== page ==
How to Save Energy with Ceiling Fans

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Save energyWhen utilities use spikes during weather extremes, ceiling fans help take the edge off. Right now, the heat of summer is bearing down across most of the nation. That means higher electricity consumption and some pretty scary bills. Although fans also use electricity, the combination of benefits that they bring to the table equals savings without losing comfort. Here’s how to get it.

Fans Use Electricity but Air Conditioning Uses More

The right combination in the summertime is a bit of air conditioning and a bit of ceiling fan use. It might seem like you’re trading dependency on one device for dependency on another, but fans use a lot less.

When you add a ceiling fan to your home’s cooling plan, you get immediate relief plus lower energy consumption for a result that’s sometimes even more comfortable than air conditioning alone. That’s because fans help the body’s natural cooling system work better. A breeze on the skin makes you feel better right away.

Fans won’t lower the indoor temperature in summer, they only make the people in it feel cooler. So you don’t need to run them when you’re not at home. But according to Brent Glasgow for HuffPo, they might help improve ventilation for a lower risk of mold. So it’s really your choice.

Save energy Cool sleep is more restful, which is why ceiling fans are perfect for bedrooms.

Rotation Direction is Important

Most ceiling fans rotate in either of two directions. One direction works best for warm weather, and the other works best when it’s cold. The concept is confusing for some people, but the principle is very simple.

In summer, you want to feel the breeze. In winter, you don’t. It’s really as simple as that. So this time of year, set your fan’s rotation to blow straight down. That will improve its cooling effect on your skin, which lets you raise the thermostat just a touch without feeling stuffy.

Here’s the part that causes some confusion. Once winter arrives, reverse the fan so that it blows up against the ceiling. Heated air rises, that’s true. But it’s also true that your fan will circulate the heat by bouncing it off the ceiling and sending it back down into the room. Bonus: you won’t get a chilly breeze.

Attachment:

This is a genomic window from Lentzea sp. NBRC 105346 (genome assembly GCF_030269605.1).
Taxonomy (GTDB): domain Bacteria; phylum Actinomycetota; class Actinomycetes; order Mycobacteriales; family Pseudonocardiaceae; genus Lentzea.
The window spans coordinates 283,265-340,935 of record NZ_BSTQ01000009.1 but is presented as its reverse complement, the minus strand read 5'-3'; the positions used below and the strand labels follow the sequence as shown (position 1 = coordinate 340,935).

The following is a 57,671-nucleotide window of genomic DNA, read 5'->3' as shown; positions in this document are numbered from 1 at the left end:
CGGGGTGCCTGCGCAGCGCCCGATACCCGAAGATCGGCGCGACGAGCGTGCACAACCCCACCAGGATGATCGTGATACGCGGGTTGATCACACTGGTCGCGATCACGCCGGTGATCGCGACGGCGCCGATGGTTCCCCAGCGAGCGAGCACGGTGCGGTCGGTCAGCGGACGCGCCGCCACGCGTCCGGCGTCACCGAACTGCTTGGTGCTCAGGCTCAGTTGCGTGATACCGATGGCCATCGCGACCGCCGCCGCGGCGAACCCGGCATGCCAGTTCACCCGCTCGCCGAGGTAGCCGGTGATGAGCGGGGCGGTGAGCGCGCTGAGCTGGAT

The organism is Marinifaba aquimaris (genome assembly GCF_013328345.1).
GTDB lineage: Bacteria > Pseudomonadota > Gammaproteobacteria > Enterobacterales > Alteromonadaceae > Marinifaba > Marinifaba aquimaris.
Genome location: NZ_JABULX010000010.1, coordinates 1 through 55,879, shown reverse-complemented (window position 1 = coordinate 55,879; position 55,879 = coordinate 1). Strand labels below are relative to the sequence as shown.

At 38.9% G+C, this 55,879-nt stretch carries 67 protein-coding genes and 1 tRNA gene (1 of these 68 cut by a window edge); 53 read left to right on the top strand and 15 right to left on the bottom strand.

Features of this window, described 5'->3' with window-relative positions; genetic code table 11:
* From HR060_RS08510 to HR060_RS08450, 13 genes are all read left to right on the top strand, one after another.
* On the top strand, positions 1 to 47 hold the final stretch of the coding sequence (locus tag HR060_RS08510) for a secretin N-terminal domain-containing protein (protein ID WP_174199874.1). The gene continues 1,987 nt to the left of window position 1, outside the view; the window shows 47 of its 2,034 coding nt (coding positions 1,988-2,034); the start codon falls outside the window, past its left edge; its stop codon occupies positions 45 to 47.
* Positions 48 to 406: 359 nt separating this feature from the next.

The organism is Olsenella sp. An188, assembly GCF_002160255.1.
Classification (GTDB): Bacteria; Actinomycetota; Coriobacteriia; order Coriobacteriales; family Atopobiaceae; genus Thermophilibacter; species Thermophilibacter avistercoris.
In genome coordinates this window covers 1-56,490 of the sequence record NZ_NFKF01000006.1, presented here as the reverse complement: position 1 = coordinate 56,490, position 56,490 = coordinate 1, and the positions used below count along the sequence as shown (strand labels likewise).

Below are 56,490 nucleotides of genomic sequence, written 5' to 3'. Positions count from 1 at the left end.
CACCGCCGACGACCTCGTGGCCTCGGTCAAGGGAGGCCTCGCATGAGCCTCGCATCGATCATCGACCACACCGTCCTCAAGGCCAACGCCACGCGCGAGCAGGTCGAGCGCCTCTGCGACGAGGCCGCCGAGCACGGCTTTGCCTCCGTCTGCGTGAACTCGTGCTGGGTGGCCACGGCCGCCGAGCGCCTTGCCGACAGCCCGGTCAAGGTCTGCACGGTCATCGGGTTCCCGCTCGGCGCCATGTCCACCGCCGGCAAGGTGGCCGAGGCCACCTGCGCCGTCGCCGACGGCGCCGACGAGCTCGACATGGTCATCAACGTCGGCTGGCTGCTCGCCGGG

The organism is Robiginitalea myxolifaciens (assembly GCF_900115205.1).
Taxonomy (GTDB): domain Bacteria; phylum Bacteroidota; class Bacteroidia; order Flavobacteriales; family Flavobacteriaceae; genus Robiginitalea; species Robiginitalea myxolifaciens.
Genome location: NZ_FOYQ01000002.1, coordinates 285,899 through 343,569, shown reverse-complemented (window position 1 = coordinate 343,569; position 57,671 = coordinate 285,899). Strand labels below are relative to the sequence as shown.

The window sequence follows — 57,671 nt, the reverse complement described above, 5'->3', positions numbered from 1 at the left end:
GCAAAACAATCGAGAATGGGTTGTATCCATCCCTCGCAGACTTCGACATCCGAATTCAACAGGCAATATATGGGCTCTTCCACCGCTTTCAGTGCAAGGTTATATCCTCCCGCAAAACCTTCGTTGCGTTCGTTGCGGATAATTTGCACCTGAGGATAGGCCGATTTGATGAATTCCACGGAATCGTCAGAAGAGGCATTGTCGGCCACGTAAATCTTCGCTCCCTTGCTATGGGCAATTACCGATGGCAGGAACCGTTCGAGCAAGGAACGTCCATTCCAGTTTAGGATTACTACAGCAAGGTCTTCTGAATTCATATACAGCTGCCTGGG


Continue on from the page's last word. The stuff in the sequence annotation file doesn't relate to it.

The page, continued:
Better Lights Ramp up Efficiency

Most ceiling fans have a rather ordinary light kit, but that’s another area where you can conserve energy. Instead of using fancy incandescents that are made mostly for looks, think about upgrading to a better fan, a new light kit or at least better bulbs, which the pros refer to as lamps.

Some fans are designed with a built-in fluorescent light ballast, which Home Energy magazine says is likely the most efficient choice. This style has fluorescent lamps that pop in instead of the screw-in style CFLs.

Another choice is a fluorescent replacement light kit. If upgraded fans and light kits are too pricey, consider using LED lamps in the standard ceiling fan fixture. They save more energy than the typical spiral-shaped CFLs and don’t contain any mercury. Earth Easy says they typically last 10 times longer than CFLs, too.

Ceiling fans make your air conditioning work better so you feel cooler. And with the right lighting, either LED or fluorescent, you won’t add more heat. But perhaps the best thing about fans is that they don’t need to be ultra-sophisticated to work wonders. If they circulate the air, they’ll help. So if your home needs a cooling boost without making your energy bills worse, they’re definitely worth considering.

Fans make summer heat more bearable, but sometimes a stuffy home means the AC is in trouble. Call Rodenhiser today, and we’ll evaluate your air conditioner, perform necessary maintenance and get you back on the road to a cool, comfortable home.

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